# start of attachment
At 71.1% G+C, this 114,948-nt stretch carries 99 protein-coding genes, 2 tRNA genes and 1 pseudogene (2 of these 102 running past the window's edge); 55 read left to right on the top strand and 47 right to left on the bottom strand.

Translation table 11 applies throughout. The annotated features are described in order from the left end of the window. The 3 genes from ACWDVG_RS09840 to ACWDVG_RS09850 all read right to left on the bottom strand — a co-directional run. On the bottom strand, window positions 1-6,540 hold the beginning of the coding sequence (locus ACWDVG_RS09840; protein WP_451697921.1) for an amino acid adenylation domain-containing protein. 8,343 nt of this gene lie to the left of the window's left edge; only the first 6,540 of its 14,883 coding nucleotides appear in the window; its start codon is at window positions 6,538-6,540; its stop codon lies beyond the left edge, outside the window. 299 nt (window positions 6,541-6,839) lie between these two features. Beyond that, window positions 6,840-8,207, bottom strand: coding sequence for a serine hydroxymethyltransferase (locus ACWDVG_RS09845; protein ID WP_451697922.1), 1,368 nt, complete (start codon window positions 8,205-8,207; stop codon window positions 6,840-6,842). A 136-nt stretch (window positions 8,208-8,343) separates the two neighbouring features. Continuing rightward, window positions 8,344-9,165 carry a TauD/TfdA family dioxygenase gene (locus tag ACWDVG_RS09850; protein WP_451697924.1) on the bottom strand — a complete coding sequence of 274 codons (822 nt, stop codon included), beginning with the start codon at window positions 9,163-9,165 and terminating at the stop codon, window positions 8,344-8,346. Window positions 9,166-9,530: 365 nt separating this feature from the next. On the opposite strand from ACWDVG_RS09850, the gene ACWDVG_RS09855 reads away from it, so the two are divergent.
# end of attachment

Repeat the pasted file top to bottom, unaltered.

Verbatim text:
At 71.1% G+C, this 114,948-nt stretch carries 99 protein-coding genes, 2 tRNA genes and 1 pseudogene (2 of these 102 running past the window's edge); 55 read left to right on the top strand and 47 right to left on the bottom strand.

Translation table 11 applies throughout. The annotated features are described in order from the left end of the window. The 3 genes from ACWDVG_RS09840 to ACWDVG_RS09850 all read right to left on the bottom strand — a co-directional run. On the bottom strand, window positions 1-6,540 hold the beginning of the coding sequence (locus ACWDVG_RS09840; protein WP_451697921.1) for an amino acid adenylation domain-containing protein. 8,343 nt of this gene lie to the left of the window's left edge; only the first 6,540 of its 14,883 coding nucleotides appear in the window; its start codon is at window positions 6,538-6,540; its stop codon lies beyond the left edge, outside the window. 299 nt (window positions 6,541-6,839) lie between these two features. Beyond that, window positions 6,840-8,207, bottom strand: coding sequence for a serine hydroxymethyltransferase (locus ACWDVG_RS09845; protein ID WP_451697922.1), 1,368 nt, complete (start codon window positions 8,205-8,207; stop codon window positions 6,840-6,842). A 136-nt stretch (window positions 8,208-8,343) separates the two neighbouring features. Continuing rightward, window positions 8,344-9,165 carry a TauD/TfdA family dioxygenase gene (locus tag ACWDVG_RS09850; protein WP_451697924.1) on the bottom strand — a complete coding sequence of 274 codons (822 nt, stop codon included), beginning with the start codon at window positions 9,163-9,165 and terminating at the stop codon, window positions 8,344-8,346. Window positions 9,166-9,530: 365 nt separating this feature from the next. On the opposite strand from ACWDVG_RS09850, the gene ACWDVG_RS09855 reads away from it, so the two are divergent.